So I was off. First stop: Ostend's Saturday market. That's when I realized that my scooter wouldn't be the only challenge of my day. To get to the market, I had to do two things: stay on the left side of the road, and make my safely around the roundabouts. Attempting to do both of those at once, I quickly overshot the market, and had to make my first correction in travel. But I made it. And the market was wonderful! All of the Waiheke residents (and Auckland travelers) manning their tables, offering their previous belongings, homemade foods, and independently-manufactured products.

Next on my list: Te Wahu Vineyard. But, needing a bit more time to acquire a sense of direction, I "took a detour" and...purposely of course...drove through the Whakandeha Regional Park instead. There, I found a safe place to park my scooter and found a return-tramping path leading to the Cascades of the park. After the two hour tramp, I returned to my scooter and quickly enjoyed a peanut butter and hazelnut sandwich before continuing on my way.

Re-establishing my location, I soon found my way to the Te Whau (pronounced Te FOW, not Te Wahoo, as explained by a local resident in the midst of my asking for much for blending in), a vineyard and restaurant known for its 36o degree view of the Hauraki Gulf and Auckland City. After that, Stonyridge restaurant and vineyard (only after a visit to a nearby neighbor's driveway for a quick turnaround). Stonyridge's property was my favorite visit of the day; the gravel drive leading up to the Tuscan-inspired restaurant, hillside vineyard, and canopy patio makes leaving seem impossible.

After visiting the two intended vineyards (along with another, just for the fun of it...) I headed to North side of the island for a tour of the beaches/bays of the area. Beginning with a drive down "The Strand," I enjoyed Onetangi Beach's coastline. From there, Palm Beach. Now, I'm not one to compare... but Waiheke's Palm Beach was...different (see picture below for details). Next on the list: Sandy Bay. Here, I unpacked my lunch box and watched two kayakers begin their journey along the rocky coastline. After a small snack, Oneroa Beach was next. As sunset grew near, I watched as families and couples packed their belongings and headed home for the evening. With my adventure coming to an end, I found my way to the Cable Bay Vineyard, where I watched the sunset behind the olive trees and rolling hills before returning my scooter and departing on the evening ferry back to Devonport.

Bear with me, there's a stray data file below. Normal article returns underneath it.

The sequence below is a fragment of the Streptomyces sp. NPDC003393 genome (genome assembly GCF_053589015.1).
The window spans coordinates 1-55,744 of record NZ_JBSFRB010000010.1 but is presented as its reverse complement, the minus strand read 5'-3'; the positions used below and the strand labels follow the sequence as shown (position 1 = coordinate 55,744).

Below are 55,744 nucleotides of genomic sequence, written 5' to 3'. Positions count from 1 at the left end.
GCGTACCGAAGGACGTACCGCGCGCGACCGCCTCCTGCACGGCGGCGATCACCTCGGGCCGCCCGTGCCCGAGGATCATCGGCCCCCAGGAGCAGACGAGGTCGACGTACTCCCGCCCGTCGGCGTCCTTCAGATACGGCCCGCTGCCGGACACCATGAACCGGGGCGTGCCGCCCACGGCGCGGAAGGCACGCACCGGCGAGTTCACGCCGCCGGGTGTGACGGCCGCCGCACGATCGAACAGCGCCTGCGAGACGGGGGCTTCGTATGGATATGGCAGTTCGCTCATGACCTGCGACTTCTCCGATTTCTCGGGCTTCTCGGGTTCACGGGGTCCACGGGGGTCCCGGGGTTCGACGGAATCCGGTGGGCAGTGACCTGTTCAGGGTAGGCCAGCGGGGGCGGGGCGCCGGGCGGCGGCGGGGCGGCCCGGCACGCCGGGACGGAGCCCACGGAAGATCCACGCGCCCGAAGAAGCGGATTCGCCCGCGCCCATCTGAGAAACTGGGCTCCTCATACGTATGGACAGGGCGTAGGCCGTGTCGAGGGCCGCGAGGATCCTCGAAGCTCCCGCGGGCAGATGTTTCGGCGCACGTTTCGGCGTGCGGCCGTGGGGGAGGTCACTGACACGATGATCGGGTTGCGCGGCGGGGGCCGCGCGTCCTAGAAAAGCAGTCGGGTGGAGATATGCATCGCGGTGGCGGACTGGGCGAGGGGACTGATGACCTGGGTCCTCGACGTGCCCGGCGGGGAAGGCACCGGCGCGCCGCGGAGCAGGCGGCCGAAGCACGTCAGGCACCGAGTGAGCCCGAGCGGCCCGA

Now, mind you, my tour-de-Waiheke sounds, and was, quite wonderful, but please keep in mind that while I was making my way from one destination to another, I continued to struggled while attempting to turn right from the left lane, make it around corners without swerving into ditches, and turn off my turn signal well after establishing myself on a new road. The planned "loop" that I had intended on following throughout the day...the one that has been clocked at as an hour return trip, took me 6. It say the least.

I just don't know what was more terrifying: Fighting every instinct in my body and mind while stepping 192 m off a platform and falling toward to pavement, or driving a scooter through Waiheke...

Looking forward to next week:
Saturday: Oceanside tramp to Waiake
Sunday: Tree planting on Motutapu